Reply To: Sixth Form Project On Nelson

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Frank Scott

    Rather than merely answering myself, I passed this on to others, so that you have several viewpoints.

    Q1: Do you think Nelson was the decisive factor when it came to Britain‘s naval superiority at Trafalgar?

    A1a: He was the critical factor in devising the battle plan. However, British naval superiority was the result of seamanship skills honed by years at sea in all weathers, and years of fighting and winning at sea. Nelson did not select his Captains for Trafalgar, expressly stating that he would be happy with whoever the admiralty sent.

    A1b: In an earlier day, my boyhood for example, the expression, “a band of brothers” was frequently used in relation to how Nelson prepared for the complexities of naval warfare. He met frequently with his Captains discussing what we would call, ‘what if’ scenarios knowing full well, for example that at Trafalgar, once his fleet was divided, each fleet commander was on their own but not quite since they knew from Nelson the overarching plan. I see this as essentially a collaborative exercise in trust and maybe the most that any Admiral (maybe General) can expect once the battle is underway. Now this is how his leadership was illustrated to me. Is my understanding still valid or has modern research moved entirely in another direction. And yes I am familiar with the work of Roger Knight and N.A.M. Rodger.

    A1c: Yes!

    Q2: Do you think that Nelson’s self-obsession and hunger to be idolized is a reason he has become so well known today?

    A2a: These flaws make him more interesting, but his victories are what make him famous.

    A2b: A clever student could argue that Nelson can still be cherished because he overcame his physical disabilities while he commanded the RN in its most important victory.

    A2c: Trafalgar, and dying on the scene guaranteed that.

    Q3: What do you think of the accusations that Nelson was a white supremacist?

    A3a: By today’s standards everyone was a supremacist. Moreover his nationalist views include a sense of superiority towards white nations – notably the French. Worth noting that although Nelson did not fight the Barbary Corsairs (who enslaved both Whites & Blacks), other British officers had to, and they were regarded as a serious foe.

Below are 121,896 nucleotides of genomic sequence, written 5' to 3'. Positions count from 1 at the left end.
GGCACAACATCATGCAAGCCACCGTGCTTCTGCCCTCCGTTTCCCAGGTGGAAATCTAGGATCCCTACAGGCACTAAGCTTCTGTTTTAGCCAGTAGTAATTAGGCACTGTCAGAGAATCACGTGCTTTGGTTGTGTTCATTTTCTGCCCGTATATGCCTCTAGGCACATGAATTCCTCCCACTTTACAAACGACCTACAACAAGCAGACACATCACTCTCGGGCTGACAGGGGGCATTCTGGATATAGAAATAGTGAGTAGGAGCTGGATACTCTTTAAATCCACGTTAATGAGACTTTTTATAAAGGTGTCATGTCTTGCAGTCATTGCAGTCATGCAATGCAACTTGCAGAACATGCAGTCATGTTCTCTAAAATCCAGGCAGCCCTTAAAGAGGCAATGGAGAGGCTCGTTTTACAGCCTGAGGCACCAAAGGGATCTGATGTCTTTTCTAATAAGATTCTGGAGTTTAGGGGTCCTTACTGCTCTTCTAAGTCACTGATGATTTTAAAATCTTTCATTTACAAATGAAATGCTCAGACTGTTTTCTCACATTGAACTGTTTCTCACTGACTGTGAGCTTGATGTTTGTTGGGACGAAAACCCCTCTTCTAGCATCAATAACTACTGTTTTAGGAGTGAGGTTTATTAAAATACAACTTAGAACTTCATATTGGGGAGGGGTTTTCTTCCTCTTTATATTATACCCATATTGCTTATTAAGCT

PS: Racial views in the past were not simply black vs white. Mahatma Gandhi’s views on Africans are a case in point.

    A3b: White supremacist? Everybody was a white supremacist back then. Well, perhaps not William Wilberforce and some others, but that’s one of those questions where it is simply impossible to impose 21st century standards on 18th century people.

    A3c: The British Navy had quite a few men of colour in its ranks at the time of Trafalgar.

    Q4: Do you think that leading from the front in battle was a smart decision?

    A4a: How else could he have controlled the fleet given his tactic of breaking the line? With all the smoke of battle the fact that he was shot was not a matter of picking him out as an easy target.

    A4b: Worth noting that admirals were killed in action as recently in the second world war. For example (far from exhaustive list):
    Admiral Sir Thomas Phillips RN (KIA, HMS Prince of Wales, Dec 1941)
    Vice-Admiral Lancelot Holland RN (KIA, HMS Hood, May 1941)
    Vice-Admiral Gunther Lutyens (KIA, KMS Bismarck, May 1941)
    Rear Admiral Callaghan USN (KIA, USS San Francisco, Nov 1942)
    Rear Admiral Scott USN (KIA, USS Atlanta, Nov 1942)

    A4c: Leading from the front? Admirals don’t have a whole lot of choice. Nelson was on a very powerful ship and there was simply no way he could lead from anywhere but somewhere in the battle. Generals do have a choice and have a much more complex battle with which to deal, generally speaking, than Admirals, particularly 18th- early19th century Admirals.